26 April 2022

Initial Server Setup with Ubuntu 22.04


When you first create a new Ubuntu 22.04 server, you should perform some important configuration steps as part of the initial setup. These steps will increase the security and usability of your server and will give you a solid foundation for subsequent actions.

Step 1 — Logging in as root

To log into your server, you will need to know your server’s public IP address. You will also need the password or the private key for the root user’s account if you installed an SSH key for authentication. If you have not already logged into your server, you may want to follow our guide on how to Connect to Droplets with SSH, which covers this process in detail.

If you are not connected to your server currently, log in as the root user using the following command. Substitute the highlighted <^>your_server_ip<^> portion of the command with your server’s public IP address:

[environment local]
ssh root@<^>your_server_ip<^>

Accept the warning about host authenticity if it appears. If your server uses password authentication, provide your root password to log in. If you use an SSH key that is passphrase protected, you may need to enter the passphrase the first time you use the key each session. If this is your first time logging into the server with a password, you may also need to change the root password. Follow the instructions to change the password if you receive a prompt.

About root

The root user is the administrative user in a Linux environment with elevated privileges. Because of the heightened privileges of the root account, you are discouraged from using it regularly. The root account can make very destructive changes, even by accident.

The next step is setting up a new user account with reduced privileges for day-to-day use. Later, we’ll show you how to temporarily gain increased privileges for the times when you need them.

Step 2 — Creating a New User

Once you log in as root, you’ll be able to add the new user account. In the future, we’ll log in with this new account instead of root.

This example creates a new user called sammy, but you should replace that with a username that you like:

adduser <^>sammy<^>

You will be asked a few questions, starting with the account password.

Enter a strong password and, optionally, fill in any of the additional information if you would like. This information is not required, and you can press ENTER in any field you wish to skip.

Step 3 — Granting Administrative Privileges

Now you have a new user account with regular account privileges. However, you will sometimes need to perform administrative tasks as the root user.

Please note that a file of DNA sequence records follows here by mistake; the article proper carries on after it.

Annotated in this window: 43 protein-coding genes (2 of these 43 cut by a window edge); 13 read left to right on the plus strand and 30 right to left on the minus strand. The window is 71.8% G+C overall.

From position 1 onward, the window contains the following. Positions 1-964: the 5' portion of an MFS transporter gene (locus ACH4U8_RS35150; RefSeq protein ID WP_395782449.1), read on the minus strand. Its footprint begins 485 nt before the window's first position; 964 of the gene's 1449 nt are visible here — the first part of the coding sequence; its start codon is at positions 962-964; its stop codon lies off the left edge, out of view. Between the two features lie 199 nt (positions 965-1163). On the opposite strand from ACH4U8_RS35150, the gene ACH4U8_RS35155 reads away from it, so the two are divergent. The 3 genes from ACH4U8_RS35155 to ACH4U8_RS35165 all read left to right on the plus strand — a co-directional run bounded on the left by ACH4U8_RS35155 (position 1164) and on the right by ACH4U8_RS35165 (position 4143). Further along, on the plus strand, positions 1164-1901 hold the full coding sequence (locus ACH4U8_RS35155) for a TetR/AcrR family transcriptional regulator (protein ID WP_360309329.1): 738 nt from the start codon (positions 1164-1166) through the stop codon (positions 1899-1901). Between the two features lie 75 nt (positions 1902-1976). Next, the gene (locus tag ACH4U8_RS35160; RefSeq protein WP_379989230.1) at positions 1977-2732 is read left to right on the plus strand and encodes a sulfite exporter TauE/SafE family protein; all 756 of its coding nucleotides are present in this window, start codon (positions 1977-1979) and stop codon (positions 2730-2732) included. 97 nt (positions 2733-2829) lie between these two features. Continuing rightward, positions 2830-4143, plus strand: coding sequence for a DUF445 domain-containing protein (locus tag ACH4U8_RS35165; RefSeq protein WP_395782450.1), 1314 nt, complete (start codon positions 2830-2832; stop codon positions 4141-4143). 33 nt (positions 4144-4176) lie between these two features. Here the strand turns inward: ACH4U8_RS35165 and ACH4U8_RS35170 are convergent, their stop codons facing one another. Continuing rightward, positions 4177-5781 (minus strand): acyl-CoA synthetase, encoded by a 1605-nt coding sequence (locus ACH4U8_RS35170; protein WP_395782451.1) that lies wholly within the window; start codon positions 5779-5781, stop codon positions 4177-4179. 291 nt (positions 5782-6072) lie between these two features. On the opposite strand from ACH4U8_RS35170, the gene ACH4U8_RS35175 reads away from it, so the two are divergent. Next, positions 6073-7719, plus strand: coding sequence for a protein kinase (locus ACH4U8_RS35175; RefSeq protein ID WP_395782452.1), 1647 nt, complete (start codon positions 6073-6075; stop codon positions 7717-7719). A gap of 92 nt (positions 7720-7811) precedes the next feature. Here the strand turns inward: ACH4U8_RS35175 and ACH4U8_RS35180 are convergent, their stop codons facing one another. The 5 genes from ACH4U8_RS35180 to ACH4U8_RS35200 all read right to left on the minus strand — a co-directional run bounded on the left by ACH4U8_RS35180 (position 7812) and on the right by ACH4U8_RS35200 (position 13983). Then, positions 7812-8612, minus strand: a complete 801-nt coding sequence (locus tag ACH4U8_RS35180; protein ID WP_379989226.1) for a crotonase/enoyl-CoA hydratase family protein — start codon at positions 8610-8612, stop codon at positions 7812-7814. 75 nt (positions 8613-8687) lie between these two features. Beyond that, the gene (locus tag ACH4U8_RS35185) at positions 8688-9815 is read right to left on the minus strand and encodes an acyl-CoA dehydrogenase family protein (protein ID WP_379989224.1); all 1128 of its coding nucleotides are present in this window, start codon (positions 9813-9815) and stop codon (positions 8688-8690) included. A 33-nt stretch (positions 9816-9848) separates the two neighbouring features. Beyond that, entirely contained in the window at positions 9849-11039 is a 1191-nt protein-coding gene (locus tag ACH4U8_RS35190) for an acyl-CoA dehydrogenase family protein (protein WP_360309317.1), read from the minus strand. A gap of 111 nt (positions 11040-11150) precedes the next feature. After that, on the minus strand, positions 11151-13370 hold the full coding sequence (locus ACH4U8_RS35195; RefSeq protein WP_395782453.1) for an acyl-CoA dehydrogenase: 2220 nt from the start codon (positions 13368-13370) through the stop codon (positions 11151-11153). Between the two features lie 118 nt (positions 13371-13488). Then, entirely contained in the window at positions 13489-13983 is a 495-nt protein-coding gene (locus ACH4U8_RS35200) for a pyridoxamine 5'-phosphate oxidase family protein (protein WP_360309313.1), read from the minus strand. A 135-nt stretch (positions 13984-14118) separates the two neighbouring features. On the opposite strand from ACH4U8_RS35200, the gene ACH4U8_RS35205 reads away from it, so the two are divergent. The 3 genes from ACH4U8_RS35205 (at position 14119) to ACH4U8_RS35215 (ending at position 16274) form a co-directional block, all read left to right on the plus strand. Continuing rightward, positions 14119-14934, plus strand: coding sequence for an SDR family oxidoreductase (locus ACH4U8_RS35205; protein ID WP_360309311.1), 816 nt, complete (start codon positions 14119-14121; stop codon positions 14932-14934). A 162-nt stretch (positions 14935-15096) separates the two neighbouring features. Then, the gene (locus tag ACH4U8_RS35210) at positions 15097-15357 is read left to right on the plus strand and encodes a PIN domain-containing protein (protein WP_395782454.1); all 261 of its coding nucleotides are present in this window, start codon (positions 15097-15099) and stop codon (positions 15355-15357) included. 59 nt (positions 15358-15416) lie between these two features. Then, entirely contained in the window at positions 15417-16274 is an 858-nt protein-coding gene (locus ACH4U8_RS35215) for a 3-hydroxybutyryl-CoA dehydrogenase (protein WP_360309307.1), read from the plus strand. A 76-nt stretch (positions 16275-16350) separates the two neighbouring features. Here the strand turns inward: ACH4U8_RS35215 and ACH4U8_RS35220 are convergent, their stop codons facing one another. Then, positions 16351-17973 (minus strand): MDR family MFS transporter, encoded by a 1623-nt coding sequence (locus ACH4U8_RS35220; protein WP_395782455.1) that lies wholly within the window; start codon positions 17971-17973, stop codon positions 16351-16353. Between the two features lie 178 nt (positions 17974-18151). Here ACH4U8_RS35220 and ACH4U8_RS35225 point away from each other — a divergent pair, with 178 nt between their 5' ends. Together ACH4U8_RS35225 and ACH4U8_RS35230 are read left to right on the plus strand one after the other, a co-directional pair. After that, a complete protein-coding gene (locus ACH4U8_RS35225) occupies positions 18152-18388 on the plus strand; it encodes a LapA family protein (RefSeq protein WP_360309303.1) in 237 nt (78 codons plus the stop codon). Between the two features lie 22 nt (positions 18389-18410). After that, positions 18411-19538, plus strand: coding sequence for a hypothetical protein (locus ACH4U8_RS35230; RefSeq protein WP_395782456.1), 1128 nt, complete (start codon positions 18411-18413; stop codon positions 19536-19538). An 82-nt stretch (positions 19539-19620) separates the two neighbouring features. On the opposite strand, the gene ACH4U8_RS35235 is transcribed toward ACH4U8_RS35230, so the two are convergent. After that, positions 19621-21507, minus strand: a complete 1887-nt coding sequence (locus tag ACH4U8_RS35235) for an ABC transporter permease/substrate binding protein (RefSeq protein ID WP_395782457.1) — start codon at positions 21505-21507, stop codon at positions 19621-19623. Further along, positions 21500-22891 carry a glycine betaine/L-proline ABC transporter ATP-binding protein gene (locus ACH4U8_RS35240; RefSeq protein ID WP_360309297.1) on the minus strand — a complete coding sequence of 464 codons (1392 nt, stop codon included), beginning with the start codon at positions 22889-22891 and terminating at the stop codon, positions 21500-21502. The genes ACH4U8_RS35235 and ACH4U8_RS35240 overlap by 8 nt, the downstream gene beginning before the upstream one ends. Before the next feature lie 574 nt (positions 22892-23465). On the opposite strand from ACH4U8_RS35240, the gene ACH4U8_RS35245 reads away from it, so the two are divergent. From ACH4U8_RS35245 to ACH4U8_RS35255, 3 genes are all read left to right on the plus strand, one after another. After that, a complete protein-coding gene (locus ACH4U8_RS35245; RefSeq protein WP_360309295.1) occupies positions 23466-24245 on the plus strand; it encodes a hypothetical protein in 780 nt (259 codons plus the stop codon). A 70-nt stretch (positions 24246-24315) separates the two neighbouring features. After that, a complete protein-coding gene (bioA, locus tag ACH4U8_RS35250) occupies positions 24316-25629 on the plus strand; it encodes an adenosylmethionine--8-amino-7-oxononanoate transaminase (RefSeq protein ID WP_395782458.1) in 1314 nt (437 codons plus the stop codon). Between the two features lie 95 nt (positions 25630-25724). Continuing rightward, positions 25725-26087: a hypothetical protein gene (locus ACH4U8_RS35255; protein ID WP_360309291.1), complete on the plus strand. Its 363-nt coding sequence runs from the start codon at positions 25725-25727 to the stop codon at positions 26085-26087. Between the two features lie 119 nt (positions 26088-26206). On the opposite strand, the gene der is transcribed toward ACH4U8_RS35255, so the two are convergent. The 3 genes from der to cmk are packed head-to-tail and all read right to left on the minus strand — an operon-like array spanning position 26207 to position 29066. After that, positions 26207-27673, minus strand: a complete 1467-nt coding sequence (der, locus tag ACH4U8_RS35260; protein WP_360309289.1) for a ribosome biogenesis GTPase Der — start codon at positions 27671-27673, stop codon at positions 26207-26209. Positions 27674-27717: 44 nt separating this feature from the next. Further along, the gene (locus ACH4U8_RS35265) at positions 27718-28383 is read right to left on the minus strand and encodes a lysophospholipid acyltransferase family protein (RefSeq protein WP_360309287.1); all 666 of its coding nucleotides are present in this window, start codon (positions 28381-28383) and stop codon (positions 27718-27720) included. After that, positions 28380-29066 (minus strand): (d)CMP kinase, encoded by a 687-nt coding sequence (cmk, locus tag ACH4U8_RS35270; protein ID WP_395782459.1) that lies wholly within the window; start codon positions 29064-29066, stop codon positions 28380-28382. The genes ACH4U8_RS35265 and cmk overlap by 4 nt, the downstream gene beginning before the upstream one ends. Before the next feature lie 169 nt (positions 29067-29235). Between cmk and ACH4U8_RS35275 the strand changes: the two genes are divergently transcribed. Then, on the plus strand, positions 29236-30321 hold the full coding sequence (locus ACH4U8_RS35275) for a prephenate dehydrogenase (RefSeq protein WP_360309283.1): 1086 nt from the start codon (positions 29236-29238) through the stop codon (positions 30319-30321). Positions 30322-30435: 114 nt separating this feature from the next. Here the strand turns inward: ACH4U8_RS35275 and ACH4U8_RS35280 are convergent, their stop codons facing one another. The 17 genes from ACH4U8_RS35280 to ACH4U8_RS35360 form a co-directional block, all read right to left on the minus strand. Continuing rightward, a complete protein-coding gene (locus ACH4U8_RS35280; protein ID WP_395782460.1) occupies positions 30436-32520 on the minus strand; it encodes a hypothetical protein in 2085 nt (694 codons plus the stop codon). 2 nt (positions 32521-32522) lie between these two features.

To avoid logging out of your regular user and logging back in as the root account, you can set up what is known as superuser or root privileges for your user’s regular account. These privileges will allow your normal user to run commands with administrative privileges by putting the word sudo before the command.

To add these privileges to your new user, you will need to add the user to the sudo system group. By default on Ubuntu 22.04, users who are members of the sudo group are allowed to use the sudo command.

As root, run this command to add your new user to the sudo group (substitute the highlighted <^>sammy<^> username with your new user):

usermod -aG sudo <^>sammy<^>

You can now type sudo before commands to run them with superuser privileges when logged in as your regular user.

Step 4 — Setting Up a Firewall

Ubuntu 22.04 servers can use the UFW firewall to ensure only connections to certain services are allowed. You can set up a basic firewall using this application.

<$>[note] Note: If your servers are running on DigitalOcean, you can optionally use DigitalOcean Cloud Firewalls instead of the UFW firewall. We recommend using only one firewall at a time to avoid conflicting rules that may be difficult to debug. <$>

Applications can register their profiles with UFW upon installation. These profiles allow UFW to manage these applications by name. OpenSSH, the service that allows you to connect to your server, has a profile registered with UFW.

You can examine the list of installed UFW profiles by typing:

ufw app list
[secondary_label Output]
Available applications:

You will need to make sure that the firewall allows SSH connections so that you can log into your server next time. Allow these connections by typing:

ufw allow OpenSSH

Now enable the firewall by typing:

ufw enable